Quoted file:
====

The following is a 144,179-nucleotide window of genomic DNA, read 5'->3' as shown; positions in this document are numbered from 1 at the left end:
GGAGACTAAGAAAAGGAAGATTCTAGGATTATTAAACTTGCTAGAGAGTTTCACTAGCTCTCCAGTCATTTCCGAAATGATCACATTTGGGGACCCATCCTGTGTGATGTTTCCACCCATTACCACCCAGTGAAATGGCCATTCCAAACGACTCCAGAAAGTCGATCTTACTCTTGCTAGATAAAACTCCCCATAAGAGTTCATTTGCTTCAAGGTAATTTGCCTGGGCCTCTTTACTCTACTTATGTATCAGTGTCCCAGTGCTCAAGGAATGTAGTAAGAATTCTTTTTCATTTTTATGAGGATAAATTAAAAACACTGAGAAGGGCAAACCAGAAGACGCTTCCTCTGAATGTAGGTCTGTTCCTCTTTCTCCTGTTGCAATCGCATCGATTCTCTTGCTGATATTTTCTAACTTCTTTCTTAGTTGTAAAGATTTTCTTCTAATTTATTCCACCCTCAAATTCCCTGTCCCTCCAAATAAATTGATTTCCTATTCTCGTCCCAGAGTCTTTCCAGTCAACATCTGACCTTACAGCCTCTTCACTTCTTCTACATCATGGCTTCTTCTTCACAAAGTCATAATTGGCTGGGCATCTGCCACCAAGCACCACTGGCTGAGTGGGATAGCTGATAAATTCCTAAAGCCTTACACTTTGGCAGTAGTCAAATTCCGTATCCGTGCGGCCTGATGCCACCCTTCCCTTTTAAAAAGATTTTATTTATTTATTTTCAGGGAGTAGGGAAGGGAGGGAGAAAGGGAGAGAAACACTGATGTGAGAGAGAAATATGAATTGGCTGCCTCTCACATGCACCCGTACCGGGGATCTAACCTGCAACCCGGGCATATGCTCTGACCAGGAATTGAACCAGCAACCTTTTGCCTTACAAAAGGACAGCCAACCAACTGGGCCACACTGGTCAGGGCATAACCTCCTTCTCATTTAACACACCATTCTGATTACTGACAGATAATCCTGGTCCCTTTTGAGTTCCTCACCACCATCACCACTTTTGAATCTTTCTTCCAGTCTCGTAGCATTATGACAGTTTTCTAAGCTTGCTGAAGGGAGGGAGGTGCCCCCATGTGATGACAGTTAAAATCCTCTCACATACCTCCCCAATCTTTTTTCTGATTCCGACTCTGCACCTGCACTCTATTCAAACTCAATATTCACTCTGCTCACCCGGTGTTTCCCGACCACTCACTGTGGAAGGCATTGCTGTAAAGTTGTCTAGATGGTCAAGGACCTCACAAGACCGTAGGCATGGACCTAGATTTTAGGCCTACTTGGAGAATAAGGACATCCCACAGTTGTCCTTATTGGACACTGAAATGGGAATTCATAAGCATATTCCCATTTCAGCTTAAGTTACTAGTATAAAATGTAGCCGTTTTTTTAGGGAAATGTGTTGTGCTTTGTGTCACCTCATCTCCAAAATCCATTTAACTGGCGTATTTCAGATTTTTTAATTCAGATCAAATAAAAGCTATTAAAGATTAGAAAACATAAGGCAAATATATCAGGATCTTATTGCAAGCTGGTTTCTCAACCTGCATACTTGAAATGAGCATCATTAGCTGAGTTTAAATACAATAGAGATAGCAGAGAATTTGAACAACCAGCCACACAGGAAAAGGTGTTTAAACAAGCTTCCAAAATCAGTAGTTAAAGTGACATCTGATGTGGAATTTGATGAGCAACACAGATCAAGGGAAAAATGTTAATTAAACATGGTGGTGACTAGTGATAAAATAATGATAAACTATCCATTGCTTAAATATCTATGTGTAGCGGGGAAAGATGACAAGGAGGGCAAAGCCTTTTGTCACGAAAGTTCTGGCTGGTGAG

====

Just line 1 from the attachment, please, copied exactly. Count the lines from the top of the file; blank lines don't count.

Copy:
The following is a 144,179-nucleotide window of genomic DNA, read 5'->3' as shown; positions in this document are numbered from 1 at the left end: